Still, the procedure for doing so is very involved. The party filing a claim must adhere to the procedural rules. Missteps within these strict requirements could mean that a victim may forfeit their rights to compensation.

When a person dies in an accident, Florida’s claim rules state that a court can order the replacement of a person when they die in an accident or soon after. A substitute would likely be either a decedent’s representative or the person responsible for the administration of the estate.  The substitution must be done, though, within 90 days.

It may be necessary that plaintiffs that are in the midst of litigation will also have to file a claim against others that are looking to be paid from the deceased estate. It is very likely that the estate is going to be subject to creditors wanting to have their debts paid. There are also very specific steps that must be taken to actually file a claim itself.

Several roadblocks can arise during the process of filing against a deceased’s estate. For one, the personal representative who was substituted for the deceased can also die. Should this be the case, the path to obtaining compensation can become a confusing labyrinth of legal maneuvers.

Can Punitive Damages Still Exist When a Defendant Dies After a Florida Car Accident?

Understanding what punitive damages are is key to grasping how the laws work. Punitive damages are meant to be exactly as their name implies, punitive, or a punishment. These damages are assessed on rare occasions when the actions of a negligent party were so outrageous and horrifying that a judge will decide the person needs to learn a lesson and be punished for their behavior.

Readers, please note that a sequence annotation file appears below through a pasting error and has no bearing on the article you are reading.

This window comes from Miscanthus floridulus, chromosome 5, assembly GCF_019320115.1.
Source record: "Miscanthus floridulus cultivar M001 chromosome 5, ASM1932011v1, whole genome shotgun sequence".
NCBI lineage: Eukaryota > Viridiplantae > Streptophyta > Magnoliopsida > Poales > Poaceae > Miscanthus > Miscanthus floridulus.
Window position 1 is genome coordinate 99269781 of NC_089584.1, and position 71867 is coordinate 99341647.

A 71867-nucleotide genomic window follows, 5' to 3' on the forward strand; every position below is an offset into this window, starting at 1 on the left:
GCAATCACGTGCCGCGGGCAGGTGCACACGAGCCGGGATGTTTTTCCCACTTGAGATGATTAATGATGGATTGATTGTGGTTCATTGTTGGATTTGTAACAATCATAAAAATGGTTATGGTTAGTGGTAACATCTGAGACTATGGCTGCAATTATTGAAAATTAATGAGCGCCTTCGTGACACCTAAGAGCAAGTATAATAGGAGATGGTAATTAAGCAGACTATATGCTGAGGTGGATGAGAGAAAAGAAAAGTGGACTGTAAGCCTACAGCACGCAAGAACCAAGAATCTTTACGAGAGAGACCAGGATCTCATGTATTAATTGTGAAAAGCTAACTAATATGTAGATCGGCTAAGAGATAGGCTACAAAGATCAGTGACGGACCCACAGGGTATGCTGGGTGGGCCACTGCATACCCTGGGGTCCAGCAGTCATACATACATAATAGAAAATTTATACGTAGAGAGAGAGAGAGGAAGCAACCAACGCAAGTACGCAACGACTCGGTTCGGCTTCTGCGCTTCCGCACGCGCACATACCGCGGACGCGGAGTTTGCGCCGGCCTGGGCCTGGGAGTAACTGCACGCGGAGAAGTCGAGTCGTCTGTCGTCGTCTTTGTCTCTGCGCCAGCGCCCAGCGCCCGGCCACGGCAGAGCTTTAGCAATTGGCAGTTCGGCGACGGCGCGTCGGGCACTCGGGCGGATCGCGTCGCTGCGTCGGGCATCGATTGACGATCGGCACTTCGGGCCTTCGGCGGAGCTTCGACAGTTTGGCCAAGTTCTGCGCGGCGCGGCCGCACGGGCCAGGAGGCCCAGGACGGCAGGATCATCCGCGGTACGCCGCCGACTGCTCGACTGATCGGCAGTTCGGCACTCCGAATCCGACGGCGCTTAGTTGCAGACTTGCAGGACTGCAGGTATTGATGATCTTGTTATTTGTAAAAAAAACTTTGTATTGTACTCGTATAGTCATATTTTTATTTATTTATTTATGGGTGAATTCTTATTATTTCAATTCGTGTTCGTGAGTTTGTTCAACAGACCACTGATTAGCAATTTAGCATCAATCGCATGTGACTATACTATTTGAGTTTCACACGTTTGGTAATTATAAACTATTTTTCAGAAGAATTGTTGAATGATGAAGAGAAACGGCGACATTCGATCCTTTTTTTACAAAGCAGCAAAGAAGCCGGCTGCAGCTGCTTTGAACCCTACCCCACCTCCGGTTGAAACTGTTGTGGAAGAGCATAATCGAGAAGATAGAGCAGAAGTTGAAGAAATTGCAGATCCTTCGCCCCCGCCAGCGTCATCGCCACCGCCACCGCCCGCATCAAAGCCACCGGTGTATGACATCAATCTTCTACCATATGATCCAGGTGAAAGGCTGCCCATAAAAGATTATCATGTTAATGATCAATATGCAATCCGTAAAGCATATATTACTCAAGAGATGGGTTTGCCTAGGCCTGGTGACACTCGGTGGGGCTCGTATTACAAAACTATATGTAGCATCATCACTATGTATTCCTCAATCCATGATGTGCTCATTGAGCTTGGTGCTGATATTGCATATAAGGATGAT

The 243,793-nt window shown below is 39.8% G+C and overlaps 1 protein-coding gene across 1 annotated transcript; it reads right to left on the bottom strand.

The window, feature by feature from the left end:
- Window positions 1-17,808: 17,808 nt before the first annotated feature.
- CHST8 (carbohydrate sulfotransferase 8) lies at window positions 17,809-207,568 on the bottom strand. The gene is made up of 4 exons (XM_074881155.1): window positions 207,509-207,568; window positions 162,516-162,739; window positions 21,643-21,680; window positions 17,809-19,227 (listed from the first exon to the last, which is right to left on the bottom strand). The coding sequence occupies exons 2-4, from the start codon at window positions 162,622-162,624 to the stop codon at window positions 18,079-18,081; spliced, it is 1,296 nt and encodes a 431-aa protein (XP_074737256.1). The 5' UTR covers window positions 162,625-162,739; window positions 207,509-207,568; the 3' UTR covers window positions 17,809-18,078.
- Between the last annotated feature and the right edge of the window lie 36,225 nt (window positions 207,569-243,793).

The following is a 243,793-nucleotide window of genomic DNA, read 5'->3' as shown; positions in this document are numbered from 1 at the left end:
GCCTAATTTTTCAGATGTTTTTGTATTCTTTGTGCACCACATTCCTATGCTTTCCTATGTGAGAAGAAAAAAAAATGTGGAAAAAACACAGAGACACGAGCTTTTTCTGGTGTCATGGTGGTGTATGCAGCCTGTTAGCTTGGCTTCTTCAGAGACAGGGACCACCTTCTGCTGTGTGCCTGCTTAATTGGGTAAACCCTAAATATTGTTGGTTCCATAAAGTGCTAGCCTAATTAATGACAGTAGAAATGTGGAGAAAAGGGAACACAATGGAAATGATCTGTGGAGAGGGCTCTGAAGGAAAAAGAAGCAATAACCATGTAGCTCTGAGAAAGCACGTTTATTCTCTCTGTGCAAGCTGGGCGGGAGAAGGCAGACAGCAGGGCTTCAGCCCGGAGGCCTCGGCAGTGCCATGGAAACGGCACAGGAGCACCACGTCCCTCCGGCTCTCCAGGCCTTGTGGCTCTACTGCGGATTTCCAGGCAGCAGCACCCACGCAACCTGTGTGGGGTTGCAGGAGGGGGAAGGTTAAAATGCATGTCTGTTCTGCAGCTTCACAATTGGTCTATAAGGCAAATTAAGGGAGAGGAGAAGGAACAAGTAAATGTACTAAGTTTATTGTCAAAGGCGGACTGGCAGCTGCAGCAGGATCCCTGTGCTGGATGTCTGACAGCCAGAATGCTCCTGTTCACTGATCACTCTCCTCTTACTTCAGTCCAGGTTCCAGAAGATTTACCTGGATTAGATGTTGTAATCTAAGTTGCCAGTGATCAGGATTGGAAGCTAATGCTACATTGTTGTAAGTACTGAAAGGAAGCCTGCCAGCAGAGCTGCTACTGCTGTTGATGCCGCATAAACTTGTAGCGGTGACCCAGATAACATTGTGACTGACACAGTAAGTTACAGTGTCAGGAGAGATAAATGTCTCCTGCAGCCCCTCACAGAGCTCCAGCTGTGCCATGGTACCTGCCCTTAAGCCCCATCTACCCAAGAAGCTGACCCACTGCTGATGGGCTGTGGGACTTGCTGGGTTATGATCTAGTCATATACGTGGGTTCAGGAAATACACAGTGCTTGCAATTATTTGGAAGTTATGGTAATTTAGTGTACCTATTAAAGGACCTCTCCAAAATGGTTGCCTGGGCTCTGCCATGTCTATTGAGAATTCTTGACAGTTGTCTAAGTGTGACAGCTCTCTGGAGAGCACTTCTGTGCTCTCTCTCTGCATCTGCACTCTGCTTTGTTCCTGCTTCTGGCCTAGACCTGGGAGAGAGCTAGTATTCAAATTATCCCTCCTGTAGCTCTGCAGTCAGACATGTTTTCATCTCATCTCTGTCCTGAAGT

Now, when a person who would have likely been forced to pay punitive damages dies, they are no longer able to reap those consequences. Therefore, punitive damages can not do what they are meant to do. Because Florida injury laws do not believe it is right to apply punitive damages to an estate, a victim will not be able to secure this extra financial compensation from their injury claim.

Even though punitive damages are off of the table when a defendant dies, treble damages may still be applied. Treble damage is the term that is used to describe an instance where a court may choose to apply three times the actual financial losses. When a claim is made it is important to demand both punitive and treble damages.

Speak to a Florida Car Accident Attorney Today

Filing a Florida personal injury claim can be hard by itself and victims may have to deal with many obstacles along the way. When a suit is filed against a deceased person, a victim’s ability to be compensated for their damages becomes challenging, at best. So many things can happen and the procedural rules in Florida make these claims highly complicated.

The Jackson personal injury lawyers at Sheftall law can help victims with their claims and support them with their efforts for both pecuniary and non-pecuniary damages. Call Sheftall Law today to schedule a free consultation at ‌(904)‌ ‌638-7712.